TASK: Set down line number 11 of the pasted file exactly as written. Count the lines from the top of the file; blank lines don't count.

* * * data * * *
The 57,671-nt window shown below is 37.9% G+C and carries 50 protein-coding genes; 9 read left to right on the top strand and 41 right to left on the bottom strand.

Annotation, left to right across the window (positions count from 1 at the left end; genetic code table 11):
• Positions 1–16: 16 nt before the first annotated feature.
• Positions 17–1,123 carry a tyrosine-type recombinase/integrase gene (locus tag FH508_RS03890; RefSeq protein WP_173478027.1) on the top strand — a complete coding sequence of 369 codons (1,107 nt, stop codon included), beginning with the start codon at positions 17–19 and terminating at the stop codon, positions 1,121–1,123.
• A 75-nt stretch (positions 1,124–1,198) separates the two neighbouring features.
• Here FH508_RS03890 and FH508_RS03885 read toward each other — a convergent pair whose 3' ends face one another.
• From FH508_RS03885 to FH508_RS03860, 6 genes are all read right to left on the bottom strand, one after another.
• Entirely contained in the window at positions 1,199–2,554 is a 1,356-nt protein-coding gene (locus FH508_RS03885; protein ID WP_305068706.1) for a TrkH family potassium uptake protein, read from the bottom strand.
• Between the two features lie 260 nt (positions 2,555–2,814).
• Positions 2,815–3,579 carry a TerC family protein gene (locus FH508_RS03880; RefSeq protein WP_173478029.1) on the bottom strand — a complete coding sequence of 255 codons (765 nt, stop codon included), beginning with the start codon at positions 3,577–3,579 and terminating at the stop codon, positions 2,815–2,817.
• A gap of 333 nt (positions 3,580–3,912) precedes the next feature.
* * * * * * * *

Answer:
• A gap of 333 nt (positions 3,580–3,912) precedes the next feature.